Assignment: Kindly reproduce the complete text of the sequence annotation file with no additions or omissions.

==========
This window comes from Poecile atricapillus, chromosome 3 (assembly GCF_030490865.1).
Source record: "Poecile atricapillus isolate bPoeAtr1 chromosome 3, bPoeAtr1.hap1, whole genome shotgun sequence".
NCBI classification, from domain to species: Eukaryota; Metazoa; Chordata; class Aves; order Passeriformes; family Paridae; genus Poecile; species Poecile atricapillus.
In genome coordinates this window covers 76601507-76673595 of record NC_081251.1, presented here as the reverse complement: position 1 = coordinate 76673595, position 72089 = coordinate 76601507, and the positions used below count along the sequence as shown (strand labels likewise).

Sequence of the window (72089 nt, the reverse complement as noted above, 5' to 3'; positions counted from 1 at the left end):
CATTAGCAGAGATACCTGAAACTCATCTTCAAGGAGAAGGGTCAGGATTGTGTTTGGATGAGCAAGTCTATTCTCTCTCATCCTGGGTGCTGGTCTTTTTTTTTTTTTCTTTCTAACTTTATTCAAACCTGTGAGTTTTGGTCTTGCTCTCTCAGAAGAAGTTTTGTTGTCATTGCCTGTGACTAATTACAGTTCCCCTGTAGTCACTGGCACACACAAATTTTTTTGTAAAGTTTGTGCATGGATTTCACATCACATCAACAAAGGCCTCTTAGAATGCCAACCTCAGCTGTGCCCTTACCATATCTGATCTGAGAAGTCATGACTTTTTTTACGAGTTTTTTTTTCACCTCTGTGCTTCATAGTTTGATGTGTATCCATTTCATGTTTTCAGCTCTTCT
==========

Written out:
This window comes from Poecile atricapillus, chromosome 3 (assembly GCF_030490865.1).
Source record: "Poecile atricapillus isolate bPoeAtr1 chromosome 3, bPoeAtr1.hap1, whole genome shotgun sequence".
NCBI classification, from domain to species: Eukaryota; Metazoa; Chordata; class Aves; order Passeriformes; family Paridae; genus Poecile; species Poecile atricapillus.
In genome coordinates this window covers 76601507-76673595 of record NC_081251.1, presented here as the reverse complement: position 1 = coordinate 76673595, position 72089 = coordinate 76601507, and the positions used below count along the sequence as shown (strand labels likewise).

Sequence of the window (72089 nt, the reverse complement as noted above, 5' to 3'; positions counted from 1 at the left end):
CATTAGCAGAGATACCTGAAACTCATCTTCAAGGAGAAGGGTCAGGATTGTGTTTGGATGAGCAAGTCTATTCTCTCTCATCCTGGGTGCTGGTCTTTTTTTTTTTTTCTTTCTAACTTTATTCAAACCTGTGAGTTTTGGTCTTGCTCTCTCAGAAGAAGTTTTGTTGTCATTGCCTGTGACTAATTACAGTTCCCCTGTAGTCACTGGCACACACAAATTTTTTTGTAAAGTTTGTGCATGGATTTCACATCACATCAACAAAGGCCTCTTAGAATGCCAACCTCAGCTGTGCCCTTACCATATCTGATCTGAGAAGTCATGACTTTTTTTACGAGTTTTTTTTTCACCTCTGTGCTTCATAGTTTGATGTGTATCCATTTCATGTTTTCAGCTCTTCT